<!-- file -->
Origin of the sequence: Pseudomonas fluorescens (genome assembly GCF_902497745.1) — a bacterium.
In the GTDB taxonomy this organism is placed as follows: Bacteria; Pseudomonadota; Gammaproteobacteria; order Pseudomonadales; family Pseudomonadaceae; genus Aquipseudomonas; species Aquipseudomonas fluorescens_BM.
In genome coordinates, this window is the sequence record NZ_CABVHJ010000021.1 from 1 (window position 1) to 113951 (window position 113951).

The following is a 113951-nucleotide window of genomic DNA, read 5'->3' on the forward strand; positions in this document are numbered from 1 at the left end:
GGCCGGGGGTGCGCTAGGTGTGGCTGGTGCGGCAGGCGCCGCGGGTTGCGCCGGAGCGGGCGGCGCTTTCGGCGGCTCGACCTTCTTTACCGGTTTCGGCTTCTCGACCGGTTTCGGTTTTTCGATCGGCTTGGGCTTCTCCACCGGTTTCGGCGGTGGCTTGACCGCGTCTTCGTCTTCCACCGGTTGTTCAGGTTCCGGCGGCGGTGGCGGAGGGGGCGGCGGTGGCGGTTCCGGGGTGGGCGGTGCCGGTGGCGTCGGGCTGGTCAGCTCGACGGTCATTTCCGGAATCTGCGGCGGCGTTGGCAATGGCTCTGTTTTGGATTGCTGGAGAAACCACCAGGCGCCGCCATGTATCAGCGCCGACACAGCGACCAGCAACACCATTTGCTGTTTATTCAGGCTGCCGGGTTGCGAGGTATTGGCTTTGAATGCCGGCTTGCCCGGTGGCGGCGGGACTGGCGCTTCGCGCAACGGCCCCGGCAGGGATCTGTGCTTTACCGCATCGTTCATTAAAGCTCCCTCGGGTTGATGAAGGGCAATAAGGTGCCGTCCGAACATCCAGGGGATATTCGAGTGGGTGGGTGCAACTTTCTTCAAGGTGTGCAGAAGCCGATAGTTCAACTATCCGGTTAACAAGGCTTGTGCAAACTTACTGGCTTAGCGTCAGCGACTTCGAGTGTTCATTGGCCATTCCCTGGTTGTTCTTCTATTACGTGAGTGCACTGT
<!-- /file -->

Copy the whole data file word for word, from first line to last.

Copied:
Origin of the sequence: Pseudomonas fluorescens (genome assembly GCF_902497745.1) — a bacterium.
In the GTDB taxonomy this organism is placed as follows: Bacteria; Pseudomonadota; Gammaproteobacteria; order Pseudomonadales; family Pseudomonadaceae; genus Aquipseudomonas; species Aquipseudomonas fluorescens_BM.
In genome coordinates, this window is the sequence record NZ_CABVHJ010000021.1 from 1 (window position 1) to 113951 (window position 113951).

The following is a 113951-nucleotide window of genomic DNA, read 5'->3' on the forward strand; positions in this document are numbered from 1 at the left end:
GGCCGGGGGTGCGCTAGGTGTGGCTGGTGCGGCAGGCGCCGCGGGTTGCGCCGGAGCGGGCGGCGCTTTCGGCGGCTCGACCTTCTTTACCGGTTTCGGCTTCTCGACCGGTTTCGGTTTTTCGATCGGCTTGGGCTTCTCCACCGGTTTCGGCGGTGGCTTGACCGCGTCTTCGTCTTCCACCGGTTGTTCAGGTTCCGGCGGCGGTGGCGGAGGGGGCGGCGGTGGCGGTTCCGGGGTGGGCGGTGCCGGTGGCGTCGGGCTGGTCAGCTCGACGGTCATTTCCGGAATCTGCGGCGGCGTTGGCAATGGCTCTGTTTTGGATTGCTGGAGAAACCACCAGGCGCCGCCATGTATCAGCGCCGACACAGCGACCAGCAACACCATTTGCTGTTTATTCAGGCTGCCGGGTTGCGAGGTATTGGCTTTGAATGCCGGCTTGCCCGGTGGCGGCGGGACTGGCGCTTCGCGCAACGGCCCCGGCAGGGATCTGTGCTTTACCGCATCGTTCATTAAAGCTCCCTCGGGTTGATGAAGGGCAATAAGGTGCCGTCCGAACATCCAGGGGATATTCGAGTGGGTGGGTGCAACTTTCTTCAAGGTGTGCAGAAGCCGATAGTTCAACTATCCGGTTAACAAGGCTTGTGCAAACTTACTGGCTTAGCGTCAGCGACTTCGAGTGTTCATTGGCCATTCCCTGGTTGTTCTTCTATTACGTGAGTGCACTGT